Then when a bus would actually arrive – hei gawd: the battle of Muzanga. Those corporately dressed guys and ladies that have been speaking through their nose to customers since morning? Don’t underestimate them o! Among them are boxers and wrestlers, potential WWE champions and Olympic gold medalists in boxing and wrestling. Once they spot the bus arriving, everybody primes themselves for the struggle ahead. Phones are held tightly in hand (pickpockets wear suits apparently, but that’s a story for another day), bags are worn properly so they don’t fall off, ties are stuffed in bags, cuff-links are removed, sleeves are rolled. Eyes dart and as the bus draws closer, the crowd moves closer to it, as if drawn by a special force of gravity the bus possesses. It’s even worse if the bus door is open because people take leaps of faith they’ve never taken in church or mosque before. There was once I saw an empty bus turn into my office street and did not stop once but somehow, by the time it got to the junction, it was full. And someone was hanging off the doorway too. Someone in a suit, suddenly giving conductors a run for their money.

If the driver has the foresight to keep his door closed, well, then you’d know that somewhere on these people’s CVs, opening all kinds of doors is also present. While the driver would be yelling for them to wait for him to come open the door himself, the more industrious suit and tie people are already attempting their own door-opening spells. One person would try the handle. Another person would slide open the window on the door and reach in to try opening it from inside. Meanwhile, a third would take the most direct route and try pulling the door off instead. The more creative ones would cut out the whole door nonsense, locate an open window, throw in their bags and dive in head-first. Then when the door finally opens – this is even more amusing because everyone would be trying to get in at the same time but no one would actually succeed for a while: so there’d be an empty bus with a crowd of people trying to get in without success like some sort of force field was preventing them. When one person finally gets half of his or her body in through the door, the frenzy doubles. I once witnessed one guy succeed in getting into the bus and was about to sit at the last space right beside the door. Before he could settle into the seat, someone pulled him out of the bus from outside and just as quickly as he fell out, someone else had taken his space and held on to the seat like it was bound for heaven lest he suffer the same fate as the previous near occupant.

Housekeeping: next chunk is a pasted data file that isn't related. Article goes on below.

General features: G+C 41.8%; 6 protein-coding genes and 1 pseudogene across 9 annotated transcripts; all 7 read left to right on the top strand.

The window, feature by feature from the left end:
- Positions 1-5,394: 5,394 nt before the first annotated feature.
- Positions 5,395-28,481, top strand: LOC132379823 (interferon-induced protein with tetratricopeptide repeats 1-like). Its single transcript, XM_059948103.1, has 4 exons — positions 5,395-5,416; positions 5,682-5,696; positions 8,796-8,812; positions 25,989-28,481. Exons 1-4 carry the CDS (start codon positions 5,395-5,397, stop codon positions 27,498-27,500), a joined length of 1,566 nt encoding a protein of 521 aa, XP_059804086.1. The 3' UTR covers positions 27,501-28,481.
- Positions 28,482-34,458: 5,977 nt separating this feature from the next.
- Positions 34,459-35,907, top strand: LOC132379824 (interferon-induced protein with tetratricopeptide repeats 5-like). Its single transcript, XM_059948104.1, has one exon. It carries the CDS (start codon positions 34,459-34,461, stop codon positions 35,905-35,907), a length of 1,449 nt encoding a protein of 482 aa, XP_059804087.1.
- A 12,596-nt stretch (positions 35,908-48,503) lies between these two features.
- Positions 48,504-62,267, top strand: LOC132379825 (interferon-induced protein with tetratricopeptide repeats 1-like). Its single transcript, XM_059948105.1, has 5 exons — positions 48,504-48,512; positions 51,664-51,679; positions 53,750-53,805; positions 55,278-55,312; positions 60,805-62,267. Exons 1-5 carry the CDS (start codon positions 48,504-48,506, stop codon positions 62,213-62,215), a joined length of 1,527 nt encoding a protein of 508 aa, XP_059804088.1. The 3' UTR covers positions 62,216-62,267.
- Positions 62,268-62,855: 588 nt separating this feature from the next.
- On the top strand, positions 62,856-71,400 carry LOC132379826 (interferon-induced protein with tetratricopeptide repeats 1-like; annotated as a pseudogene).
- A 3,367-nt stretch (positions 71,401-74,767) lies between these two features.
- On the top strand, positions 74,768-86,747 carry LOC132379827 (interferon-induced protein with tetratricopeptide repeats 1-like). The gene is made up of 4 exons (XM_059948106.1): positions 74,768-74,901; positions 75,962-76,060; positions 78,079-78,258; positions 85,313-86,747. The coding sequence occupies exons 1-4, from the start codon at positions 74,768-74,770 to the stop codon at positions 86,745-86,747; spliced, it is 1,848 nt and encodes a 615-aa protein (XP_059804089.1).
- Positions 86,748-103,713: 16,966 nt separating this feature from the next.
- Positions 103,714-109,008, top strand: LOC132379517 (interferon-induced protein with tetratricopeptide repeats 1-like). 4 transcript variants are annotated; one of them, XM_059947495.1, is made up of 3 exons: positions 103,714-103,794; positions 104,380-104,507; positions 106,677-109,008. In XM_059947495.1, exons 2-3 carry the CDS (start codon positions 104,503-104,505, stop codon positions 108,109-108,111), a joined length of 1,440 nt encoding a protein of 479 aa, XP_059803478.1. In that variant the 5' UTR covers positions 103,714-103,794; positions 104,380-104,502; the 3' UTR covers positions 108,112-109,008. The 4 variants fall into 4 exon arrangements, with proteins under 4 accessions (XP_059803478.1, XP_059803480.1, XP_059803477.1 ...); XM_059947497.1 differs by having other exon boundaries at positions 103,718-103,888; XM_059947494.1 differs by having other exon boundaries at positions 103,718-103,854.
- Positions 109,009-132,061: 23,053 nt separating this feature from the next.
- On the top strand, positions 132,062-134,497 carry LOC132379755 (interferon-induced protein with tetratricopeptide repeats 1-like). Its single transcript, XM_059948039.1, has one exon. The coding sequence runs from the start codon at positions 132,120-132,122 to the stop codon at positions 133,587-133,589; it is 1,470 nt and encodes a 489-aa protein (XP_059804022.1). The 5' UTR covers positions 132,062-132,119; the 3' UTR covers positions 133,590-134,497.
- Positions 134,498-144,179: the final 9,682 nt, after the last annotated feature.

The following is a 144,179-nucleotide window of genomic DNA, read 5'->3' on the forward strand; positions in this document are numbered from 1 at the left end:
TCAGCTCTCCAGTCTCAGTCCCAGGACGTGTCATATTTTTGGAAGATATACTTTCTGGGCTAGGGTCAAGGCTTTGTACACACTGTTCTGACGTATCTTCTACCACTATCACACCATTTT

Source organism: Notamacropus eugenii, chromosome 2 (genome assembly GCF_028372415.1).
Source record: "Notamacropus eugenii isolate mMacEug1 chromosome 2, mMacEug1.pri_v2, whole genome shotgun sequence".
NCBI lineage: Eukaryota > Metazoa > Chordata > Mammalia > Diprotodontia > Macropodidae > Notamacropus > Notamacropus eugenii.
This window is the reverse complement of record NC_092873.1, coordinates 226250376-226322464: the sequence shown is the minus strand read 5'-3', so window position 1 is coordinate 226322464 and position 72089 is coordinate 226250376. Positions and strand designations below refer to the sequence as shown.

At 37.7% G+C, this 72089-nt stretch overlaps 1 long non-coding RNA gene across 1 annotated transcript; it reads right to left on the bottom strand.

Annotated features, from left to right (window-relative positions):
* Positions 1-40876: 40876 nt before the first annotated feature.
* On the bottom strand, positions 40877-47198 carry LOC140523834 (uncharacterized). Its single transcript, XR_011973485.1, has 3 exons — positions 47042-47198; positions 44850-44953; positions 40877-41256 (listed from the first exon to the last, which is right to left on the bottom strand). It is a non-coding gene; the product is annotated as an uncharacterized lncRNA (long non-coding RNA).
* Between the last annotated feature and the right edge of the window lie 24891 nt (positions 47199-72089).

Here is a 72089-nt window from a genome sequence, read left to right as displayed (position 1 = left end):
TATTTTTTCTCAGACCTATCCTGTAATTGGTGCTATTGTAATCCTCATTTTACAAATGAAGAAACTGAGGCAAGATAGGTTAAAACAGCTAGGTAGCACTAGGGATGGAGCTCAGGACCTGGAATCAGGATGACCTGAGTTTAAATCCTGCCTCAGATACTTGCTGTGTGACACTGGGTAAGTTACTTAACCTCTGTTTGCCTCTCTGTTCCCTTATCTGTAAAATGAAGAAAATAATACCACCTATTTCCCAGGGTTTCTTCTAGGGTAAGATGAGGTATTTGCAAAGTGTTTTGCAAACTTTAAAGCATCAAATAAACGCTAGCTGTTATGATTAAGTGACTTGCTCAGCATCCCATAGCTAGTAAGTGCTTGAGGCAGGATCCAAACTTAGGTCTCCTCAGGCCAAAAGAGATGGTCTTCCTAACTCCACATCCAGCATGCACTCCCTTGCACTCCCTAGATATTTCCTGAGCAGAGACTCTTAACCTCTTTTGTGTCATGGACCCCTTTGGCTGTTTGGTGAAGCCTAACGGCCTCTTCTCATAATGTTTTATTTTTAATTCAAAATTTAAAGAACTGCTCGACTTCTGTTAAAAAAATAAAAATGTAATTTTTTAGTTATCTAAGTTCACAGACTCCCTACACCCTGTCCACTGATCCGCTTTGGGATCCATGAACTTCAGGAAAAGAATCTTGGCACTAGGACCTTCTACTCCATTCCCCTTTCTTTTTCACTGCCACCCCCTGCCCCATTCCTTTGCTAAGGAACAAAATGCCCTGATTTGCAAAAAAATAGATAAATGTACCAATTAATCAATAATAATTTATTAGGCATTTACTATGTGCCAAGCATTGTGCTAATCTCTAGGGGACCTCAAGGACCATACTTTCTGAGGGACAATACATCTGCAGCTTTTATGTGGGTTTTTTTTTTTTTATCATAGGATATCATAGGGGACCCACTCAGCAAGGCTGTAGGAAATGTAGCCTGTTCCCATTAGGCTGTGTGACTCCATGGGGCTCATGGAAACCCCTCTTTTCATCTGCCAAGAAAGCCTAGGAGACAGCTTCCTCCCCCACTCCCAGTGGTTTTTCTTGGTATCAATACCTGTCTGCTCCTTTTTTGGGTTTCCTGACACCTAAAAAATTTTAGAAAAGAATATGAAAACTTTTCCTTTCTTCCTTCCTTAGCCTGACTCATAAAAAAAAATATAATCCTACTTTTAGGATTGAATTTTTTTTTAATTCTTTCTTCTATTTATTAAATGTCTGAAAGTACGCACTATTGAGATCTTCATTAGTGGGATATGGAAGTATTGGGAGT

Once, one lady got on a bus and dropped her bag to keep space for her friend/colleague who was clearly not up to the struggle. Of course, another lady fought her way onto the bus and sat on the bag before asking whose bag it was. The owner of the bag piped up, declaring the seat occupied and demanding the other lady vacates it as it belonged to her friend with the bag as evidence of that occupation. Without a word, the occupier removed the bag from under her, located the nearest window and flung it out, leaving the bag’s owner completely speechless and I, very amused.

On days like this, I just turn around, head back to the office, switch on the AC and use the office Wi-Fi to stream movies till 10 pm when the rush would have died down and I wouldn’t have to fight a second civil war to get home. No be me kill Jesus.